Gasoline prices have become a big policy issue, especially during this election year.
And justifiably so. After all, contrary to the declarations of President Obama, policy does in fact affect the price of oil and prices at the pump. That includes policies that prohibit oil exploration and development both offshore and onshore, along with regulations that seek to raise the costs of carbon-based energy.
And then there are taxes. At the federal level, for example, Mr. Obama has been pushing a package of tax increases on energy firms that would accomplish nothing more than reducing resources available for investment and production by such firms, and ultimately raise costs for consumers, including small businesses.
A survey done by TechnoMetrica for the Small Business & Entrepreneurship Council released in mid-March made clear how small firms are impacted by higher gas prices:
• 72 percent of respondents say that higher gas prices are impacting their business.
• 41 percent of small business owners said higher prices were affecting their plans to hire.
• 22 percent of small business owners have cut back on employee hours.
• 40 percent of small business owners have raised their prices.
• 43 percent of respondents agreed with the following statement: “My business will not survive if energy prices continue to remain high or increase further.” (23 percent strongly agreed with the statement.)
Nonetheless, in late March, U.S. Senator Robert Menendez (D-NJ) put forth the President’s tax increases, coupled with subsidies for politically preferred, but noneconomic energy sources. Fortunately, that measure failed in the Senate.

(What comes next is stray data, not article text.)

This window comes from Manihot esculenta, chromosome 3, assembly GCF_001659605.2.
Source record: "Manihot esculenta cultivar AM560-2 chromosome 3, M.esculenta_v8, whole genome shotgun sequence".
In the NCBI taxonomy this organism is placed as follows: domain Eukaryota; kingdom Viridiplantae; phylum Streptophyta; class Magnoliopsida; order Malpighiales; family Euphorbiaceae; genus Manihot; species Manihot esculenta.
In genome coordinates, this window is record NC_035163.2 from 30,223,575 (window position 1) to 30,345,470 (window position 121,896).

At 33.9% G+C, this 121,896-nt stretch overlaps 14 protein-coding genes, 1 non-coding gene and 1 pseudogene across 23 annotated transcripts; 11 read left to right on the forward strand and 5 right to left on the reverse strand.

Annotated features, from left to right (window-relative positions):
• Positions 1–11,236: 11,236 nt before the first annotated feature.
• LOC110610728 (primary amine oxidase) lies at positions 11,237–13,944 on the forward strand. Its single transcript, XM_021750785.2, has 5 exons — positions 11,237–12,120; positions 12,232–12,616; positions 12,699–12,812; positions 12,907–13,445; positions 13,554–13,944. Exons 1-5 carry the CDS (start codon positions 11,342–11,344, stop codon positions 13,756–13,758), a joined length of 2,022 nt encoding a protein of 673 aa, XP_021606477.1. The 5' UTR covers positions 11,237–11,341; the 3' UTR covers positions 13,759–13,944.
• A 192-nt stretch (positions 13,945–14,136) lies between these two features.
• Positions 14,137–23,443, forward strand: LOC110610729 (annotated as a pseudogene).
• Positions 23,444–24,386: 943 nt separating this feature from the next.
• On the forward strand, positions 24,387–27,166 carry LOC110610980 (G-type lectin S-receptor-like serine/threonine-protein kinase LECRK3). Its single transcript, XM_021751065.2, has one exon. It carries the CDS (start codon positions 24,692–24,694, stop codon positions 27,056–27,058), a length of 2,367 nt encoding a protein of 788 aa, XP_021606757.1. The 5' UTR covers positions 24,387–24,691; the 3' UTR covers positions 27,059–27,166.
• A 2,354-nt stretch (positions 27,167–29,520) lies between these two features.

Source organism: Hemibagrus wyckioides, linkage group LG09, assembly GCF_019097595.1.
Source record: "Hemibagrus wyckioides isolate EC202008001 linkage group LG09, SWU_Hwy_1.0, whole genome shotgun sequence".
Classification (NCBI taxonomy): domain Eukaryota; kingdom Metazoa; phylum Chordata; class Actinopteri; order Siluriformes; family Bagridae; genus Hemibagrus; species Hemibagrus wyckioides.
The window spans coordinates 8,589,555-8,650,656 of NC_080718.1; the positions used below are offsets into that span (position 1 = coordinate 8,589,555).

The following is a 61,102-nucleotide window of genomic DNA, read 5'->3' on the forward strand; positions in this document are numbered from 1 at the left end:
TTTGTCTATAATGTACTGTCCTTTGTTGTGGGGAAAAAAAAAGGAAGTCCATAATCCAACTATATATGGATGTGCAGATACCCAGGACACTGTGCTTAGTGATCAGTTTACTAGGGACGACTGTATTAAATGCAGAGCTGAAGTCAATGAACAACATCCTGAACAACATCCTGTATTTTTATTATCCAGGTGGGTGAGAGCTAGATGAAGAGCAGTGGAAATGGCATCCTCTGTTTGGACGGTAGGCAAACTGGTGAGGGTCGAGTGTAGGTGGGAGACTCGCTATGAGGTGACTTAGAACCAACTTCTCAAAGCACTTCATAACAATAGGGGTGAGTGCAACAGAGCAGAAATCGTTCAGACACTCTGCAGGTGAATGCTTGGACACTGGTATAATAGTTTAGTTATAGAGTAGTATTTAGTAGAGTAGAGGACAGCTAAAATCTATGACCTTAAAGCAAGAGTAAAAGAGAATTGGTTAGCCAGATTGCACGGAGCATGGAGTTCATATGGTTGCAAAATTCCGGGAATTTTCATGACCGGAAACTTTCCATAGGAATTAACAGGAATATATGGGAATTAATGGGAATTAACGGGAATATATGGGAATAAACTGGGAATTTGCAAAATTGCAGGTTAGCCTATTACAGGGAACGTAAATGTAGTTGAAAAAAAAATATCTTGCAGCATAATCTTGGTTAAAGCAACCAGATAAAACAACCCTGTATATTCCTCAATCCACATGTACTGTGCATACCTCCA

Of course, though, states weigh in with their own taxes that impact the costs of gas and diesel for individuals, families and businesses. While various factors come into play in terms of the different prices paid at the pump from state to state, taxes certainly matter.
Gasoline and diesel taxes, therefore, are included in SBE Council’s “Business Tax Index 2012,” which ranks the 50 states and District of Columbia according to how burdensome their tax systems are on entrepreneurship and small business.
The following shows how the states ranked on gasoline taxes (in dollars per gallon):
|21t||Dist. of Columbia||0.235|
So, consider the price differences of a gallon of gasoline between two neighboring states: New Jersey and New York. According to GasBuddy.com (accessed on April 18), the average price for a gallon of gasoline in New Jersey stood at $3.773. Meanwhile, right next door in New York, the average price was $4.127.
That’s a price difference of $0.354.
The per gallon tax in New York, as noted above, was $0.49 (highest among the states), while in New Jersey, it was $0.145 (third lowest levy).
That’s a difference of $0.345 per gallon in taxes.
Like I said, taxes matter when it comes to prices paid at the pump.
Raymond J. Keating is chief economist for the Small Business & Entrepreneurship Council. His new book is “Chuck” vs. the Business World: Business Tips on TV.